D. alata is valued for the starch that can be processed from it.<ref name=grin/>

Medicinal

In folk medicine, D. alata has been used as a moderate laxative and vermifuge, and for fever, gonorrhea, leprosy, tumors, and inflamed hemorrhoids.<ref name=jad>Template:Cite web</ref> D. alata has relatively high levels of oxalates (486–781 mg/100 g dry matter).<ref name="pmid7971785">Template:Cite journal</ref>

Other uses

The color of purple varieties is due to various anthocyanin pigments.<ref name="mori">Template:Cite journal</ref> The pigments are water-soluble, and have been proposed as possible food coloring agents.<ref name="LiZhang">Jinwei Li, Lianfu Zhang, and Yuanfa Liu (2013) "Optimization of Extraction of Natural Pigment from Purple Sweet Potato by Response Surface Methodology and Its Stability" Journal of Chemistry, volume 2013, article ID 590512, 5 pages Template:Doi</ref>

D. alata is sometimes grown in gardens for its ornamental value.<ref name=grin/>

As an invasive species

Dioscorea alata is native to Southeast Asia, as well as surrounding areas (Taiwan, Ryukyu Islands of Japan, Assam, lowland areas of Nepal, New Guinea, Christmas Island). It has escaped from its native growth area and into the wild in many other places, becoming naturalized in parts of southern and east-central China, Africa and Madagascar, the Western Hemisphere, and various islands in the Indian and Pacific oceans.<ref>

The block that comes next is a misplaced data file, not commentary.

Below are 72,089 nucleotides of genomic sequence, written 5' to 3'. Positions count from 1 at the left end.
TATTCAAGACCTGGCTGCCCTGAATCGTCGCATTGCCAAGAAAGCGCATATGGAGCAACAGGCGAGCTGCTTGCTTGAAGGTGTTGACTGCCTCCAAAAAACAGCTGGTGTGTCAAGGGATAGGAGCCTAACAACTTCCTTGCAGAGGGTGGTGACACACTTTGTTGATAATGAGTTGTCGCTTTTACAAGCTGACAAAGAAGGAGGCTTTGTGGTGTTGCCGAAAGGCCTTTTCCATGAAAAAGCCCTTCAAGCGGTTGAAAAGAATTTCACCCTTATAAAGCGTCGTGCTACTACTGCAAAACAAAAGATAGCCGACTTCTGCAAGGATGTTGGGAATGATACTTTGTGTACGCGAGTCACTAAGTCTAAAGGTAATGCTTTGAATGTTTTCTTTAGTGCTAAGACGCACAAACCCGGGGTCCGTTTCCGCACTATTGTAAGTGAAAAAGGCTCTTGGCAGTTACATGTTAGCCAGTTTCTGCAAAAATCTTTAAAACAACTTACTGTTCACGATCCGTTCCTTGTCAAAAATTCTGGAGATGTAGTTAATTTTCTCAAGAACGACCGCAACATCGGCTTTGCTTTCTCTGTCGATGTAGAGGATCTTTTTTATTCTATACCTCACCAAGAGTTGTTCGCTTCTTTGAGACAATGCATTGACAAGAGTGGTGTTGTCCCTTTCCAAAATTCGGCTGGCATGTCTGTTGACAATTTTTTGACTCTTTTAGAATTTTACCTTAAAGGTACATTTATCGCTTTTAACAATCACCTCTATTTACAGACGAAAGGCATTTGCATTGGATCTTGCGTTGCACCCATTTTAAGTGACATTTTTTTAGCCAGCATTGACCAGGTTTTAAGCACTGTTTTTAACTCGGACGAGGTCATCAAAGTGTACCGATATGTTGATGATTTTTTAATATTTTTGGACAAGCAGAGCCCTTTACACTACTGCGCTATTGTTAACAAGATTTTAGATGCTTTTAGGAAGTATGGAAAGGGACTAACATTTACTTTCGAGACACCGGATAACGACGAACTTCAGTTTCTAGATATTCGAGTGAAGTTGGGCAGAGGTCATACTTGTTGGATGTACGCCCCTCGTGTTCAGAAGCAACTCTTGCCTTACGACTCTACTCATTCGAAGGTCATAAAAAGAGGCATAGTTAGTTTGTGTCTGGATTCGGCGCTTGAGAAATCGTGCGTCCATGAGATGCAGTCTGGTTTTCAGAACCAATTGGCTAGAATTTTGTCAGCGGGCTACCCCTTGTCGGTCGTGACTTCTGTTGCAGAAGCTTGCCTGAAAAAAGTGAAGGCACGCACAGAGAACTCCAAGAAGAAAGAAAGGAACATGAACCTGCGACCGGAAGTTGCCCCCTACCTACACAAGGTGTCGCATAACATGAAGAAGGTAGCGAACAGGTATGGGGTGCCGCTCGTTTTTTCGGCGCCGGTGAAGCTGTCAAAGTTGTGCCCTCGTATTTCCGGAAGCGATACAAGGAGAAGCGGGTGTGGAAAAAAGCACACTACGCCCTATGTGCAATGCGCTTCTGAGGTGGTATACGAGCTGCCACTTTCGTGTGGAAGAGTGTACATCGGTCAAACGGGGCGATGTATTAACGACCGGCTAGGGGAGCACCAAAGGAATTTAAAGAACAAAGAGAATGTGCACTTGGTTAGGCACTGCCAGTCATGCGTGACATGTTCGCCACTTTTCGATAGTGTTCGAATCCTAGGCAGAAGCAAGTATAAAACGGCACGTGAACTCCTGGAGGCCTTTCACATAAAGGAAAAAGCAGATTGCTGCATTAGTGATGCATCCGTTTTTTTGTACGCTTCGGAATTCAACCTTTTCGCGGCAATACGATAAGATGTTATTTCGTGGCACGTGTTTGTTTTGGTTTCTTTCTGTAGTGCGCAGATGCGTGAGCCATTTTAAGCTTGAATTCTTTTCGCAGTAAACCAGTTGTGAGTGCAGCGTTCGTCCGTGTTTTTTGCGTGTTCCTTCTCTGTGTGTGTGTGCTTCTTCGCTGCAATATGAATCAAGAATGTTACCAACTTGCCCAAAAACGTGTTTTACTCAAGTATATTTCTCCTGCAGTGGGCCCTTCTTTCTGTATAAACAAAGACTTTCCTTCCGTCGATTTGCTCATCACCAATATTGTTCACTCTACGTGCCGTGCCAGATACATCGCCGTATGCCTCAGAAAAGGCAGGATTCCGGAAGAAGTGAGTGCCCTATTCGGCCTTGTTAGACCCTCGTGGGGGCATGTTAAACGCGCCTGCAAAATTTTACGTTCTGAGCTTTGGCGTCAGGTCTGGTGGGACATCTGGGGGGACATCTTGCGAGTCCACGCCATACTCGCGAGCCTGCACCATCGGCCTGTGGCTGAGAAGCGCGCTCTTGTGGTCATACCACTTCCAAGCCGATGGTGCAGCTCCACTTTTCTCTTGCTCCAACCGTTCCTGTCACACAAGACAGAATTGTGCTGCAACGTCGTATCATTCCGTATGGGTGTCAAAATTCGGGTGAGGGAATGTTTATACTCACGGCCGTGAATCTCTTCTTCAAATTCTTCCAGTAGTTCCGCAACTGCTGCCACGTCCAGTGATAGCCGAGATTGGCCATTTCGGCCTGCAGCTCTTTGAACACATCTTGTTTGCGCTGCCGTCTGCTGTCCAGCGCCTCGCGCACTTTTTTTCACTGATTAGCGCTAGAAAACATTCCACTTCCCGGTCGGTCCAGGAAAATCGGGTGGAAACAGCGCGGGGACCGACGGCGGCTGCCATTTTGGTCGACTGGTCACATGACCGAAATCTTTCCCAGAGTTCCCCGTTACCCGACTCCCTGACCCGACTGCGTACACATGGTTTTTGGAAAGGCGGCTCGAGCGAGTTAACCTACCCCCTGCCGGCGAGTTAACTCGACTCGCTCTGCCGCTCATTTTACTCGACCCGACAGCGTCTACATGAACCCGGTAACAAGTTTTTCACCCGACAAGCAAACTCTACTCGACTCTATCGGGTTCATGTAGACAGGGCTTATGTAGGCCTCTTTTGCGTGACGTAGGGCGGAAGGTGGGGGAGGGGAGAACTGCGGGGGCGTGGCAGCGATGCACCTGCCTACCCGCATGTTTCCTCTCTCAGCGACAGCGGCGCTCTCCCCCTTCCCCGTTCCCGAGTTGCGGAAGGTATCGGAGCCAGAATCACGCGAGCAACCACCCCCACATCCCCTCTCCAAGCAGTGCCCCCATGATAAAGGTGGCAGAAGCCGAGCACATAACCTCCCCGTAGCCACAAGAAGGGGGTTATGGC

• Kew World Checklist of Selected Plant Families
  • Flora of China, Vol. 24 Page 296, 参薯 shen shu, Dioscorea alata Linnaeus, Sp. Pl. 2: 1033. 1753.
  • Smith, A.C. (1979). Flora Vitiensis Nova. A new flora for Fiji (Spermatophytes only) 1: 1-495. Pacific Tropical Botanical Garden, Lawai.
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  • National Parks Board Singapore (2006). Vascular Plant Life Checklist Pulau Ubin. www.nparks.gov.sg/nparks_cms/cms/cmsmgr/data/6/PlantChkList.xls.
  • Sosef, M.S.M. & al. (2006). Check-list des plantes vasculaires du Gabon. Scripta Botanica Belgica 35: 1-438.
  • Samanta, A.K. (2006). The genus Dioscorea L. in Darjeeling and Sikkim Himalayas - a census. Journal of Economic and Taxonomic Botany 30: 555-563.
  • Pandey, R.P. & Dilwakar, P.G. (2008). An integrated check-list flora of Andaman and Nicobar islands, India. Journal of Economic and Taxonomic Botany 32: 403-500.
  • Wilkin, P. & Thapyai, C. (2009). Flora of Thailand 10(1): 1-140. The Forest Herbarium, National Park, Wildlife and Plant Conservation Department, Bangkok.
  • Demissew, S. & Nordal, I. (2010). Aloes and other Lilies of Ethiopia and Eritrea, ed, 2: 1-351. Shama Books, Addis Ababa, Ethiopia.</ref> It persists in the wild in the United States in Louisiana, Georgia, Alabama, Florida, Puerto Rico, Haiti, and the U.S. Virgin Islands. It is considered an invasive species, at least in Florida.<ref name=plants>Template:Cite web</ref><ref>Biota of North America Program, 2013 county distribution map</ref>

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References

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External links